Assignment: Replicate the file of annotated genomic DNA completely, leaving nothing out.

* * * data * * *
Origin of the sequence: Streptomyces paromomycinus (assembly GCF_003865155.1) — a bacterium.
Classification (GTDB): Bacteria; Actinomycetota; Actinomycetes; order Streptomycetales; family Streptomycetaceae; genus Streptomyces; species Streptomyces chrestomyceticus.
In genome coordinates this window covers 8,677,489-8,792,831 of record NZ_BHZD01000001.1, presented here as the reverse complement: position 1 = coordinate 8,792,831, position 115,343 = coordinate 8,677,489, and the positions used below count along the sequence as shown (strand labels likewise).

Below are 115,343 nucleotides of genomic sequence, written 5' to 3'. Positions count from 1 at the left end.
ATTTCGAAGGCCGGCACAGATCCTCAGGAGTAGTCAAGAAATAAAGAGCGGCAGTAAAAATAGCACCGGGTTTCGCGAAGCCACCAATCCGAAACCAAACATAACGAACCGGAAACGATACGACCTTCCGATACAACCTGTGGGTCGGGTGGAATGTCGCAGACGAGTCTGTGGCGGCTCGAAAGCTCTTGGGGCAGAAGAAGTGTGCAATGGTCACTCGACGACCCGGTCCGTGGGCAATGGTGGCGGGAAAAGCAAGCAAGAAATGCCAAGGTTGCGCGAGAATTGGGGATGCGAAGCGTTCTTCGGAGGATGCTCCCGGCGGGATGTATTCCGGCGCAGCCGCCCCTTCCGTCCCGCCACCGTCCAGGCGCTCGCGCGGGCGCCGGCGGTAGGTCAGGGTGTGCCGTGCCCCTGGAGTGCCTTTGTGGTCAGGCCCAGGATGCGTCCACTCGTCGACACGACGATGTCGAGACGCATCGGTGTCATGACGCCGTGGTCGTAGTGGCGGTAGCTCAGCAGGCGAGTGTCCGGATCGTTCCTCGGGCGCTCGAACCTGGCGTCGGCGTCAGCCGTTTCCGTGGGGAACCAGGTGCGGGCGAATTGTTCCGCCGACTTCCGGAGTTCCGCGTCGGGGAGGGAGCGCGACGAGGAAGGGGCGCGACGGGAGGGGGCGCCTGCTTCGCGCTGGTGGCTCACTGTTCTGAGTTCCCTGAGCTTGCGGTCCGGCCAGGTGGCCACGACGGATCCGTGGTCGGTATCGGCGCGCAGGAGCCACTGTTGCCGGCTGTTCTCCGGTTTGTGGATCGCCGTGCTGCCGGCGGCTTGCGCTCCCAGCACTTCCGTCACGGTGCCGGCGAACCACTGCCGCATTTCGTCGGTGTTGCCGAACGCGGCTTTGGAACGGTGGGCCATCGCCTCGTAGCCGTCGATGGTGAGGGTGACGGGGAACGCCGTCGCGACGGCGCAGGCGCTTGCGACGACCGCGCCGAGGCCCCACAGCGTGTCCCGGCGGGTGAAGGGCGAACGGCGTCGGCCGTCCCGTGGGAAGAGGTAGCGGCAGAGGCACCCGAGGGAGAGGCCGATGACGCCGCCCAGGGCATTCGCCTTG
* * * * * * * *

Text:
Origin of the sequence: Streptomyces paromomycinus (assembly GCF_003865155.1) — a bacterium.
Classification (GTDB): Bacteria; Actinomycetota; Actinomycetes; order Streptomycetales; family Streptomycetaceae; genus Streptomyces; species Streptomyces chrestomyceticus.
In genome coordinates this window covers 8,677,489-8,792,831 of record NZ_BHZD01000001.1, presented here as the reverse complement: position 1 = coordinate 8,792,831, position 115,343 = coordinate 8,677,489, and the positions used below count along the sequence as shown (strand labels likewise).

Below are 115,343 nucleotides of genomic sequence, written 5' to 3'. Positions count from 1 at the left end.
ATTTCGAAGGCCGGCACAGATCCTCAGGAGTAGTCAAGAAATAAAGAGCGGCAGTAAAAATAGCACCGGGTTTCGCGAAGCCACCAATCCGAAACCAAACATAACGAACCGGAAACGATACGACCTTCCGATACAACCTGTGGGTCGGGTGGAATGTCGCAGACGAGTCTGTGGCGGCTCGAAAGCTCTTGGGGCAGAAGAAGTGTGCAATGGTCACTCGACGACCCGGTCCGTGGGCAATGGTGGCGGGAAAAGCAAGCAAGAAATGCCAAGGTTGCGCGAGAATTGGGGATGCGAAGCGTTCTTCGGAGGATGCTCCCGGCGGGATGTATTCCGGCGCAGCCGCCCCTTCCGTCCCGCCACCGTCCAGGCGCTCGCGCGGGCGCCGGCGGTAGGTCAGGGTGTGCCGTGCCCCTGGAGTGCCTTTGTGGTCAGGCCCAGGATGCGTCCACTCGTCGACACGACGATGTCGAGACGCATCGGTGTCATGACGCCGTGGTCGTAGTGGCGGTAGCTCAGCAGGCGAGTGTCCGGATCGTTCCTCGGGCGCTCGAACCTGGCGTCGGCGTCAGCCGTTTCCGTGGGGAACCAGGTGCGGGCGAATTGTTCCGCCGACTTCCGGAGTTCCGCGTCGGGGAGGGAGCGCGACGAGGAAGGGGCGCGACGGGAGGGGGCGCCTGCTTCGCGCTGGTGGCTCACTGTTCTGAGTTCCCTGAGCTTGCGGTCCGGCCAGGTGGCCACGACGGATCCGTGGTCGGTATCGGCGCGCAGGAGCCACTGTTGCCGGCTGTTCTCCGGTTTGTGGATCGCCGTGCTGCCGGCGGCTTGCGCTCCCAGCACTTCCGTCACGGTGCCGGCGAACCACTGCCGCATTTCGTCGGTGTTGCCGAACGCGGCTTTGGAACGGTGGGCCATCGCCTCGTAGCCGTCGATGGTGAGGGTGACGGGGAACGCCGTCGCGACGGCGCAGGCGCTTGCGACGACCGCGCCGAGGCCCCACAGCGTGTCCCGGCGGGTGAAGGGCGAACGGCGTCGGCCGTCCCGTGGGAAGAGGTAGCGGCAGAGGCACCCGAGGGAGAGGCCGATGACGCCGCCCAGGGCATTCGCCTTG